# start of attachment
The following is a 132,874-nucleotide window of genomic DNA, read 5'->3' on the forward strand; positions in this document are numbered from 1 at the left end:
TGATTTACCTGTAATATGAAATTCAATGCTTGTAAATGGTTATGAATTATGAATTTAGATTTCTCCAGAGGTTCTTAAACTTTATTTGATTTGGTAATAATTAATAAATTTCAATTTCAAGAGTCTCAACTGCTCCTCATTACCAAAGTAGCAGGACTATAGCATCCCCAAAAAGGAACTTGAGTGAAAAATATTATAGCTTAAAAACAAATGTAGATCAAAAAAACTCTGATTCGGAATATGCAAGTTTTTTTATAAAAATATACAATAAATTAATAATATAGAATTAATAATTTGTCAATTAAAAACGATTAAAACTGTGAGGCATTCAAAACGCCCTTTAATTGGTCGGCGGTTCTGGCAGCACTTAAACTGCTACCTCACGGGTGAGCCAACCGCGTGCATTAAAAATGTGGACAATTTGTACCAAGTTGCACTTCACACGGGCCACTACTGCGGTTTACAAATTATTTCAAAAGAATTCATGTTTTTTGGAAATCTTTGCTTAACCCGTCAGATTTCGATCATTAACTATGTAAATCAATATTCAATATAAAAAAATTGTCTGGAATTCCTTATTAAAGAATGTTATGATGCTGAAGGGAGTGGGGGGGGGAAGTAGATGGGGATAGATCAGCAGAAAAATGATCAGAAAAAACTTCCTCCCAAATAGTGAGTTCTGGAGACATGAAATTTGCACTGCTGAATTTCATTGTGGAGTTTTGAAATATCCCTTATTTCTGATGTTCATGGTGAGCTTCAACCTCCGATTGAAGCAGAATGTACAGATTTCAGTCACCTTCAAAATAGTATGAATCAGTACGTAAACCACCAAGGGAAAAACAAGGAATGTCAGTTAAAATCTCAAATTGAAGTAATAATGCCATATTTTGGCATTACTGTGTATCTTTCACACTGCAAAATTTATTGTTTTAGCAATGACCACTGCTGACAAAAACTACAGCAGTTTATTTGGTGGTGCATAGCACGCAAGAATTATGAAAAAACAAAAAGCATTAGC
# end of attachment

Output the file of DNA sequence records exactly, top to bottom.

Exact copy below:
The following is a 132,874-nucleotide window of genomic DNA, read 5'->3' on the forward strand; positions in this document are numbered from 1 at the left end:
TGATTTACCTGTAATATGAAATTCAATGCTTGTAAATGGTTATGAATTATGAATTTAGATTTCTCCAGAGGTTCTTAAACTTTATTTGATTTGGTAATAATTAATAAATTTCAATTTCAAGAGTCTCAACTGCTCCTCATTACCAAAGTAGCAGGACTATAGCATCCCCAAAAAGGAACTTGAGTGAAAAATATTATAGCTTAAAAACAAATGTAGATCAAAAAAACTCTGATTCGGAATATGCAAGTTTTTTTATAAAAATATACAATAAATTAATAATATAGAATTAATAATTTGTCAATTAAAAACGATTAAAACTGTGAGGCATTCAAAACGCCCTTTAATTGGTCGGCGGTTCTGGCAGCACTTAAACTGCTACCTCACGGGTGAGCCAACCGCGTGCATTAAAAATGTGGACAATTTGTACCAAGTTGCACTTCACACGGGCCACTACTGCGGTTTACAAATTATTTCAAAAGAATTCATGTTTTTTGGAAATCTTTGCTTAACCCGTCAGATTTCGATCATTAACTATGTAAATCAATATTCAATATAAAAAAATTGTCTGGAATTCCTTATTAAAGAATGTTATGATGCTGAAGGGAGTGGGGGGGGGAAGTAGATGGGGATAGATCAGCAGAAAAATGATCAGAAAAAACTTCCTCCCAAATAGTGAGTTCTGGAGACATGAAATTTGCACTGCTGAATTTCATTGTGGAGTTTTGAAATATCCCTTATTTCTGATGTTCATGGTGAGCTTCAACCTCCGATTGAAGCAGAATGTACAGATTTCAGTCACCTTCAAAATAGTATGAATCAGTACGTAAACCACCAAGGGAAAAACAAGGAATGTCAGTTAAAATCTCAAATTGAAGTAATAATGCCATATTTTGGCATTACTGTGTATCTTTCACACTGCAAAATTTATTGTTTTAGCAATGACCACTGCTGACAAAAACTACAGCAGTTTATTTGGTGGTGCATAGCACGCAAGAATTATGAAAAAACAAAAAGCATTAGC